# Need a hint for intro real analysis problem

• andrassy
In summary, the conversation discusses the proof of the statement "If |X| is infinite, then |N| <= |X| where N = natural numbers" and suggests using induction to define an injective function from N to X. The conversation also touches on the concept of bijections and infinite sets.
andrassy
Im just starting real analysis and trying to get my mind to start thinking the right way to do these kind of proofs. Any hints would be appreciated.

## Homework Statement

Prove: If |X| is infinite, then |N| <= |X| where N = natural numbers

## The Attempt at a Solution

I figure you can start by saying Let |X| be infinite. Then there does not exist any bijective function f: X -> {1,..,n} for any n. And I understand that |N| <= |X| means that there exists an injective function that maps N to X and that N is infinite. But I am having trouble bridging these. Any advice?

Use induction to define the injection f. X is nonempty so pick an x1 and define f(1)=x1. If X didn't have any more elements, then f would be a bijection. So you can find an x2!=x1 and define f(2)=x2. Etc, etc.

I'm not quite sure I underhand how to execute the proof using this method. I also have not really learned how to do induction well yet, Here is what I have:

Suppose |X| is infinite. We construct a function f: N -> X. Because |X| is infinite, X is not empty.
Using induction: For n=1, f(1)=x1 is a unique element in X.
Inductive assumption: There is a unique element in X for every element in N: Suppose, for n=k, f(k)=xk. Suppose this were the last element in X, then the function f would be a bijection. But we know that since N is infinite, there does not exist any bijection f: N -> {1,...,n} for any n. Thus, there is a contradiction, so xk cannot be the last element. Then, when n = k+1, f(k+1)=xk+1 is a unique element in X. The inductive assumption is therefore true. Since there exists a unique element in X for every element in N, f: N->X is injective. Therefore, by definition, |N| <= |X|.

Does this look okay?

andrassy said:
I'm not quite sure I underhand how to execute the proof using this method. I also have not really learned how to do induction well yet, Here is what I have:

Suppose |X| is infinite. We construct a function f: N -> X. Because |X| is infinite, X is not empty.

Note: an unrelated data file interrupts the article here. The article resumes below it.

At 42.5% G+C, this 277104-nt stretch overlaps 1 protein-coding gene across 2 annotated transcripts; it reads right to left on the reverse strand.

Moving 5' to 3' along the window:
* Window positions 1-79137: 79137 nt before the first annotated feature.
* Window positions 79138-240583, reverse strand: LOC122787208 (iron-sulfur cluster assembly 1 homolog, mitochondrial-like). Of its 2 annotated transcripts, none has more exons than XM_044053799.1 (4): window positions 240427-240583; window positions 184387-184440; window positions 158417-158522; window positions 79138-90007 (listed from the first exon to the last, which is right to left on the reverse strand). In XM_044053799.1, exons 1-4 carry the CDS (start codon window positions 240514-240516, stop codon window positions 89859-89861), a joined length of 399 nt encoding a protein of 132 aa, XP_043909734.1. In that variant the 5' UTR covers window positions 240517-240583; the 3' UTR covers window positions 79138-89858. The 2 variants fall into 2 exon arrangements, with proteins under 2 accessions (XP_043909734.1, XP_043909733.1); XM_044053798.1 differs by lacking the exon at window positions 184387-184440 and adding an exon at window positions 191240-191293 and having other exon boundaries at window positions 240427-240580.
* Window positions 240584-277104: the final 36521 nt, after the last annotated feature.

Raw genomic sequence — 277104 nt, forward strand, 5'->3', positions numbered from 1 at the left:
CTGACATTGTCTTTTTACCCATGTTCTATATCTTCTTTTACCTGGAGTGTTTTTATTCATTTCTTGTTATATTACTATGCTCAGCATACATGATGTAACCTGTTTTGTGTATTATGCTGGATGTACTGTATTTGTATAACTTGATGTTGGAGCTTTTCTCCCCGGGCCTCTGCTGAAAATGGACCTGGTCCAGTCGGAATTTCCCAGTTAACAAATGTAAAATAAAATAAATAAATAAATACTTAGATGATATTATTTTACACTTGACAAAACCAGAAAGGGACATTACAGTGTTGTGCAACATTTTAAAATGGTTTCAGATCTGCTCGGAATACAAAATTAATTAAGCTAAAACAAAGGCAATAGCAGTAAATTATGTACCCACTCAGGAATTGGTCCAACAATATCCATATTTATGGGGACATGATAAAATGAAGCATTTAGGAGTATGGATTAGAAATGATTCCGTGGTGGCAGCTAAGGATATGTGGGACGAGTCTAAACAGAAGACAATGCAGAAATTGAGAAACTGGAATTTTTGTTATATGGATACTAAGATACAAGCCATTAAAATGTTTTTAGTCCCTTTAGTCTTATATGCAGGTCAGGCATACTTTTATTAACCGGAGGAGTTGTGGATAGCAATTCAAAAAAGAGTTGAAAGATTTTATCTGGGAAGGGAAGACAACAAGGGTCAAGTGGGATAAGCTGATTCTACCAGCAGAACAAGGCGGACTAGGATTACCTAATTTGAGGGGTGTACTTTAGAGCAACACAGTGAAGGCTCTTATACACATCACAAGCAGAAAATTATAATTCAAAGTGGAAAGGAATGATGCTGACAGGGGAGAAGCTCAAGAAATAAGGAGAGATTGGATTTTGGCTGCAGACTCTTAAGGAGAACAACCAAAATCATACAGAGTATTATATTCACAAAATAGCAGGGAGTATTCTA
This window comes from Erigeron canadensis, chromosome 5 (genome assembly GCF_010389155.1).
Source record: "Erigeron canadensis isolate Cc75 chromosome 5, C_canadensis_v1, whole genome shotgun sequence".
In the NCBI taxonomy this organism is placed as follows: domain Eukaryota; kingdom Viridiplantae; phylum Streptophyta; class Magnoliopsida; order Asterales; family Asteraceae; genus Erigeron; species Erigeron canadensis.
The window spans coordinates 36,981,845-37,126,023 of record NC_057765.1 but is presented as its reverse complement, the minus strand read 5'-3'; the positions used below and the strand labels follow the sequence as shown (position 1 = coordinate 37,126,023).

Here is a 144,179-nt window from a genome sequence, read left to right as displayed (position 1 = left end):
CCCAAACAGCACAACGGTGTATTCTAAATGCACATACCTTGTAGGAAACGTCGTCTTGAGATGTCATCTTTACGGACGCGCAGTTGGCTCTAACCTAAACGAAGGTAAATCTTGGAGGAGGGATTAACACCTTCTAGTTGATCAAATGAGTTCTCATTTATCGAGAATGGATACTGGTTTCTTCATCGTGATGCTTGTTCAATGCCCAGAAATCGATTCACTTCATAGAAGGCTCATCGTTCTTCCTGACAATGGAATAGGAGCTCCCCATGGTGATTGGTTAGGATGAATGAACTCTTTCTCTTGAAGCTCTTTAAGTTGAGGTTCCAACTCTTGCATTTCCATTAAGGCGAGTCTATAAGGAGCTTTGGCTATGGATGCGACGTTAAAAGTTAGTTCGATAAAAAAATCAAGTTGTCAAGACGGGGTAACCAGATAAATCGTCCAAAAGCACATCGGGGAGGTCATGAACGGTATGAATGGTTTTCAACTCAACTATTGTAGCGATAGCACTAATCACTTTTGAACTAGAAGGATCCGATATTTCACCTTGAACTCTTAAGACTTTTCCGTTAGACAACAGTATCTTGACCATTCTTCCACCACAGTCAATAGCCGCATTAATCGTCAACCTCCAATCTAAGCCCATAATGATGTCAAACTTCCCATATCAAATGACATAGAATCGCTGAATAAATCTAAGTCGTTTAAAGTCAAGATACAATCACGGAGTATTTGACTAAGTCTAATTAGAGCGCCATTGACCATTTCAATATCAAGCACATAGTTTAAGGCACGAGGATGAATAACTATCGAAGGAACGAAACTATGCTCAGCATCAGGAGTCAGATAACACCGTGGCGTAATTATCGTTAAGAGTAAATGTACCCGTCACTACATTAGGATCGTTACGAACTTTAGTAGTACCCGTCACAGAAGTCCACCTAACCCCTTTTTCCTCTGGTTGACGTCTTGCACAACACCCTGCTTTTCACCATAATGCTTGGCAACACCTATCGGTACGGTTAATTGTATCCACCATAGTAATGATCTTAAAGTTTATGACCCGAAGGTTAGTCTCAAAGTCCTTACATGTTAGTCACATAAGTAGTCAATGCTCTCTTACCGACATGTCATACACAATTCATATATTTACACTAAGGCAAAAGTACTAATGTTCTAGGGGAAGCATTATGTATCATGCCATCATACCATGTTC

Using induction: For n=1, f(1)=x1 is a unique element in X.
Inductive assumption: There is a unique element in X for every element in N: Suppose, for n=k, f(k)=xk. Suppose this were the last element in X, then the function f would be a bijection. But we know that since N is infinite, there does not exist any bijection f: N -> {1,...,n} for any n. Thus, there is a contradiction, so xk cannot be the last element. Then, when n = k+1, f(k+1)=xk+1 is a unique element in X. The inductive assumption is therefore true. Since there exists a unique element in X for every element in N, f: N->X is injective. Therefore, by definition, |N| <= |X|.

Does this look okay?

Sort of. How about phrasing the inductive step more like this? If {x1,...,xk} is sequence of k distinct elements in X, then there exists an x_k+1 in X which is not equal to any of the x1,...,xk. (The argument is as you gave it). So there exists a sequence of k+1 distinct elements in X. Induction then shows there is an infinite sequence of distinct elements in X, {x1,x2,...}.

## 1. What is real analysis?

Real analysis is a branch of mathematics that deals with the study of real numbers, functions, and their properties. It involves the use of rigorous mathematical techniques to understand the behavior of these objects and their relationships.

## 2. What is an "intro" problem in real analysis?

An "intro" problem in real analysis is a problem that is meant to introduce students to the fundamental concepts and techniques of the subject. These problems are often simpler and more straightforward than advanced problems, and they serve as a stepping stone for students to build their understanding and problem-solving skills.

## 3. Why do students need hints for intro real analysis problems?

Intro real analysis problems can be challenging for students because they require a solid understanding of basic concepts and the ability to apply them in new and unfamiliar contexts. Hints can help students approach these problems in a structured and systematic way, guiding them towards the solution.

## 4. Are hints considered cheating in real analysis?

No, hints are not considered cheating in real analysis. In fact, many instructors and textbooks provide hints and solutions to problems as a way to support students' learning and understanding of the material. It is important for students to use hints as a learning tool rather than relying on them to simply get the answer.

## 5. How can I find hints for intro real analysis problems?

There are several ways to find hints for intro real analysis problems. You can ask your instructor or classmates for help, consult a textbook or online resources, or break down the problem into smaller parts and attempt to solve them individually. It is also helpful to review your notes and previous examples to see if there are any similar problems that can provide insight.

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